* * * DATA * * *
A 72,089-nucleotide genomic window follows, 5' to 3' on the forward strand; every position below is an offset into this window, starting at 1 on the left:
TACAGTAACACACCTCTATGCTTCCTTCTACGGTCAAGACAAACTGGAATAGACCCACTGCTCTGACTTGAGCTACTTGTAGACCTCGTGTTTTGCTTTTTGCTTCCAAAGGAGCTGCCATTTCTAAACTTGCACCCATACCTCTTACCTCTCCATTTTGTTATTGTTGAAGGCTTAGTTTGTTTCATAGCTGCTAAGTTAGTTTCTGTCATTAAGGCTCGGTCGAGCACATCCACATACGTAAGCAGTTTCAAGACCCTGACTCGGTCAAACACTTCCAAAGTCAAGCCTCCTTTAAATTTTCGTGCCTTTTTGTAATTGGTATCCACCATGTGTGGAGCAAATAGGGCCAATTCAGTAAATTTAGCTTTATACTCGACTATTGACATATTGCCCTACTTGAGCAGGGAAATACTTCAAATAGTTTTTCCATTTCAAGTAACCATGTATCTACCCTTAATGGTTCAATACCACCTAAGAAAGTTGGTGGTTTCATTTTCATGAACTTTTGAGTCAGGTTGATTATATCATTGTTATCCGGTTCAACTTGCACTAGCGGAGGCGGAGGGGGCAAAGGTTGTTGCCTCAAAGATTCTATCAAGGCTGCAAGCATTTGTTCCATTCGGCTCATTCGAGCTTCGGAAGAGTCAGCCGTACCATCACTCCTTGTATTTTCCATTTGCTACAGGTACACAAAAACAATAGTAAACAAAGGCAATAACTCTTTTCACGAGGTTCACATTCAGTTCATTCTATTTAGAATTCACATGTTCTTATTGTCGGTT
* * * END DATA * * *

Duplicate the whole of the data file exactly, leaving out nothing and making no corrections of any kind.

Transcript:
A 72,089-nucleotide genomic window follows, 5' to 3' on the forward strand; every position below is an offset into this window, starting at 1 on the left:
TACAGTAACACACCTCTATGCTTCCTTCTACGGTCAAGACAAACTGGAATAGACCCACTGCTCTGACTTGAGCTACTTGTAGACCTCGTGTTTTGCTTTTTGCTTCCAAAGGAGCTGCCATTTCTAAACTTGCACCCATACCTCTTACCTCTCCATTTTGTTATTGTTGAAGGCTTAGTTTGTTTCATAGCTGCTAAGTTAGTTTCTGTCATTAAGGCTCGGTCGAGCACATCCACATACGTAAGCAGTTTCAAGACCCTGACTCGGTCAAACACTTCCAAAGTCAAGCCTCCTTTAAATTTTCGTGCCTTTTTGTAATTGGTATCCACCATGTGTGGAGCAAATAGGGCCAATTCAGTAAATTTAGCTTTATACTCGACTATTGACATATTGCCCTACTTGAGCAGGGAAATACTTCAAATAGTTTTTCCATTTCAAGTAACCATGTATCTACCCTTAATGGTTCAATACCACCTAAGAAAGTTGGTGGTTTCATTTTCATGAACTTTTGAGTCAGGTTGATTATATCATTGTTATCCGGTTCAACTTGCACTAGCGGAGGCGGAGGGGGCAAAGGTTGTTGCCTCAAAGATTCTATCAAGGCTGCAAGCATTTGTTCCATTCGGCTCATTCGAGCTTCGGAAGAGTCAGCCGTACCATCACTCCTTGTATTTTCCATTTGCTACAGGTACACAAAAACAATAGTAAACAAAGGCAATAACTCTTTTCACGAGGTTCACATTCAGTTCATTCTATTTAGAATTCACATGTTCTTATTGTCGGTT